Finishing up chapter V in the 1864 version of Moods (“The Golden Wedding”), I walked away with two thoughts, regarding Louisa’s spirituality and her romanticized self in Sylvia Yule.
Louisa May Alcott’s Spirituality
I want more than ever to write a longer treatise on the spirituality of Louisa May Alcott. Although she did not belong to any particular church or religion, her spirituality in many senses is similar to mine and I am a devout Roman Catholic. I would need to do a LOT more research on how Christianity was practiced and perceived in the 19th century (a daunting task!) because my sense is her way of looking at God was radically different from the way every other Christian practiced. Obviously this is true because of Transcendentalism and my gut tells me that fear of God’s retribution was the major motivator rather than love of God. Because I have never studied Transcendentalism, I don’t believe I was directly influenced by it although it may be that because this is New England, I may have been influenced by it in an indirect way. All I know is when I read Little Women, I was very taken by the spirituality of the mundane that Louisa preached (see my post on Amy) – that spirituality being that it was all in the details: how a smile, a gesture, a small sacrifice can be the key to true spirituality.
I see that same ‘preaching,’ so to speak, in Moods with Sylvia. I know that family was central to salvation for Bronson and for Louisa and this explains the beautiful descriptions of a caring family holding a 50th golden wedding anniversary celebration for their matriarch and patriarch. But this was the passage that particularly struck me (page 98, chapter V):
That passage caused me to recall Louisa’s own discovery of God in her teens after an early morning excursion in the meadow over Hillside.
I just did a little bit of reading about Saint Ignatius, the founder of the Jesuits and found a kindred friend. From what I could gather, his spirituality was often about finding God in the world. He also believed in developing the mind. I feel that Louisa did this also. Her practice of virtue often paralleled the spirituality of St. Thérèse of Lisieux and Blessed Mother Teresa – doing small things with great love.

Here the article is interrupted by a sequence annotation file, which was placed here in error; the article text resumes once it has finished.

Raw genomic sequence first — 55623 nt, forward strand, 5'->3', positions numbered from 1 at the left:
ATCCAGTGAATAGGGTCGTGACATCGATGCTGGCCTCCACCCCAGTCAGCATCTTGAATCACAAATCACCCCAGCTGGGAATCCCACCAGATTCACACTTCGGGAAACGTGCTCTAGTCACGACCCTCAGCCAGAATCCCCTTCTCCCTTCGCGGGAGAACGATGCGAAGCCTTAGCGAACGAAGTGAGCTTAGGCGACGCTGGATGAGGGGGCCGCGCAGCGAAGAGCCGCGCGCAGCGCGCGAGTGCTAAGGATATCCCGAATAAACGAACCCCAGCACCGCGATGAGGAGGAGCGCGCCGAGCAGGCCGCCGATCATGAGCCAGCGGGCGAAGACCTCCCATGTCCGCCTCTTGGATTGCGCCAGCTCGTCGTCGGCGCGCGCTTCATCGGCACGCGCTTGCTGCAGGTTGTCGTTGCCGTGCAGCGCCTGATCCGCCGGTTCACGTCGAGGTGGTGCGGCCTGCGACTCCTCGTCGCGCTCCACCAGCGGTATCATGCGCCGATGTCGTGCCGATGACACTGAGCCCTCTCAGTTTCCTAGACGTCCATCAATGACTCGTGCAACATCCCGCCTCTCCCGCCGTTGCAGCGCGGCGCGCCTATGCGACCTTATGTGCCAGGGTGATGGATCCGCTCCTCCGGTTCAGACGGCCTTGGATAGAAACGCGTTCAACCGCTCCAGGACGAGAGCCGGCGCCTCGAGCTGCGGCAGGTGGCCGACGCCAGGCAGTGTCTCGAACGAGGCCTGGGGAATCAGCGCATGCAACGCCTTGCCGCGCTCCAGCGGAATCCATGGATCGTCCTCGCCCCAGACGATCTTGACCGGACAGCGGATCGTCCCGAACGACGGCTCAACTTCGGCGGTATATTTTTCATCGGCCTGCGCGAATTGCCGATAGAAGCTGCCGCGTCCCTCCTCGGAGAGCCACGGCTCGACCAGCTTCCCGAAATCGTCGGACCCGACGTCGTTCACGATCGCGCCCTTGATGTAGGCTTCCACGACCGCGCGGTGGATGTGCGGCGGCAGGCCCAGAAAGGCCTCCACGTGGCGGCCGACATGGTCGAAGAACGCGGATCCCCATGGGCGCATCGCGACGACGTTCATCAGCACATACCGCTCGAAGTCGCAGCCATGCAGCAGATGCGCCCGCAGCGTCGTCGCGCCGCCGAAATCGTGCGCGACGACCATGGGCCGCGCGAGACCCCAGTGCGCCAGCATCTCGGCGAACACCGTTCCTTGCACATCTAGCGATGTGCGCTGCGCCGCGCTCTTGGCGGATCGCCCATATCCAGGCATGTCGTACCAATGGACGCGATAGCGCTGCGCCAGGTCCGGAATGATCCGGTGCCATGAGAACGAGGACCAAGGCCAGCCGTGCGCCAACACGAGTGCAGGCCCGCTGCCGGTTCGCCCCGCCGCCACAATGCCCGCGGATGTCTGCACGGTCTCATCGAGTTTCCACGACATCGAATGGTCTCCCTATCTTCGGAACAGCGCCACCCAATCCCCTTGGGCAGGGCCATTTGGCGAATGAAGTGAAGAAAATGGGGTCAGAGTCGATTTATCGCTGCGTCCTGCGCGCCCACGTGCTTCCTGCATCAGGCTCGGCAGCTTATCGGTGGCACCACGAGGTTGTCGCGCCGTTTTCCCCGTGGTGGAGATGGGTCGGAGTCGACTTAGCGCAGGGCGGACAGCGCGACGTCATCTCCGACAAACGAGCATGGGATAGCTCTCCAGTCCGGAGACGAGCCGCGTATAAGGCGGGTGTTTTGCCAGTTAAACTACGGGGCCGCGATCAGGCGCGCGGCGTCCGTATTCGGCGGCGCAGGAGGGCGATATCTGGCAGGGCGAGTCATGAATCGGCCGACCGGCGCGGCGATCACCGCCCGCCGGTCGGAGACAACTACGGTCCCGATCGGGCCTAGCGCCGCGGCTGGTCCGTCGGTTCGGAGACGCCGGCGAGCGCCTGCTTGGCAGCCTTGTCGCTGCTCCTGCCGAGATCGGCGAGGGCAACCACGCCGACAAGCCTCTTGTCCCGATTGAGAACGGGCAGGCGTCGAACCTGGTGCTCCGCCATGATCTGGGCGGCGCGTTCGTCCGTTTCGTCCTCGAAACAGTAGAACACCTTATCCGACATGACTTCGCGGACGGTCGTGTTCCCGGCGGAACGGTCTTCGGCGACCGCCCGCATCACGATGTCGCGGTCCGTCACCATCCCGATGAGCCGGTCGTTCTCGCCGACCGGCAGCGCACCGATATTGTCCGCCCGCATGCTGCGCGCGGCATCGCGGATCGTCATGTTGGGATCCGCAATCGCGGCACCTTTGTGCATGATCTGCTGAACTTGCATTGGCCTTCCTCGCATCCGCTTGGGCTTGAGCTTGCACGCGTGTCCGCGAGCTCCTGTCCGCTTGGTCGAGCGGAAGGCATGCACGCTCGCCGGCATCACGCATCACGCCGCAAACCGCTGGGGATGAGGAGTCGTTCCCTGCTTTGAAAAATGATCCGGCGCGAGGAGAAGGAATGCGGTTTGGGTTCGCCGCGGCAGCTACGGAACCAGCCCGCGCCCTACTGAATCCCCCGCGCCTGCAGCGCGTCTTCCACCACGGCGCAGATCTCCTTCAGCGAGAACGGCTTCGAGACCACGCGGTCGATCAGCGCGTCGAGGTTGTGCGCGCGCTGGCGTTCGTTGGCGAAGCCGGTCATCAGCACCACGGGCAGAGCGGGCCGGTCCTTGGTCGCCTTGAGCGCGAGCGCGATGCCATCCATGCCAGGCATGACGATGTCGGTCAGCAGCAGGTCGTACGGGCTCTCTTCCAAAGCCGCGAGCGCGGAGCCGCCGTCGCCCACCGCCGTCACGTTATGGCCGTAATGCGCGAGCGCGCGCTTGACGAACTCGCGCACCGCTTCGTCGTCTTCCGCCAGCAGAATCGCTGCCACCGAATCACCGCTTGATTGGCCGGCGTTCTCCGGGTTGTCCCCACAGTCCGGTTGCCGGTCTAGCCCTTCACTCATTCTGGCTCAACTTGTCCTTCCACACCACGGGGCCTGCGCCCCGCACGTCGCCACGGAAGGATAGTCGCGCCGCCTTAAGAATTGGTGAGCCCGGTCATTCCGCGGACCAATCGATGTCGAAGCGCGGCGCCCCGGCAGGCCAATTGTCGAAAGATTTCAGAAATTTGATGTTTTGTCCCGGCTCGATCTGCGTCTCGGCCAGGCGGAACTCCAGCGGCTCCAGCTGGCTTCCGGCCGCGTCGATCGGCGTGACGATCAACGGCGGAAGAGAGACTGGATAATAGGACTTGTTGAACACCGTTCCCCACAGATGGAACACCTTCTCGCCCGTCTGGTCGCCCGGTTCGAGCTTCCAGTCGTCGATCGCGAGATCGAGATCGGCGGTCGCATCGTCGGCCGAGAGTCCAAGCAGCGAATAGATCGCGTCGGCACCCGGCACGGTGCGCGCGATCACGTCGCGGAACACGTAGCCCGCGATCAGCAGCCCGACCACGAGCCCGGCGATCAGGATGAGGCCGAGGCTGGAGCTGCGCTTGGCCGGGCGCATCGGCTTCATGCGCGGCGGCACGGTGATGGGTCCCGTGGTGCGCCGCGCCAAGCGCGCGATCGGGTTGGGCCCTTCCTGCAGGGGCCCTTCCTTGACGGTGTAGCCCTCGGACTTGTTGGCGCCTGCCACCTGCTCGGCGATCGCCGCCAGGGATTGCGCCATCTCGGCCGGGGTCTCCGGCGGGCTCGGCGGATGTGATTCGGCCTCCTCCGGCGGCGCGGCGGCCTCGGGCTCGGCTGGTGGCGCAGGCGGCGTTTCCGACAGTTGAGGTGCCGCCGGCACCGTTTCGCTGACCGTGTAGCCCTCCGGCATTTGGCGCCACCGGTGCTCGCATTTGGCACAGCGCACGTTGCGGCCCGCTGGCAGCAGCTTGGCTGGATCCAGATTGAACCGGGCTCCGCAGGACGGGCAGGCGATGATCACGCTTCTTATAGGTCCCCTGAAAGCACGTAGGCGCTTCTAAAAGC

I hope I can find the time to do the research, and the guts to tackle this subject. It’s yet the latest thing that draws me to Louisa.
Louisa Romanticized in Sylvia Yule
In defending Moods in letters to readers (see previous post) it strikes me as a little odd how Louisa speaks of Sylvia as being a slave to her moods, almost speaking of her in a disparaging way. When I see how she describes her, I see a breath of fresh air – a young woman full of life and vigor, curious about everything, willing to step out and take changes, impulsive for sure, and creative in her thinking. I’m wondering if this is how Louisa would have liked to have been seen – decidedly different and accepted as such. It is easy to see why Moor and Warwick both fall in love with her, being different sorts themselves. Chapter V in particular has lovely descriptions of Sylvia: a dream version of a very complex and rather tormented woman. I have no proof of this at all but I’d like to think that Louisa, lost in her vortex, lived through Sylvia and found a temporary peace in that character (at least while the going was good!).
I am hoping, however, that the story line is going to begin to move on. I was surprised that 3 chapters were devoted to this camping excursion with Mark (Max), Moor and Warwick. It makes me think it was probably a good thing the book was edited! We shall see. :-)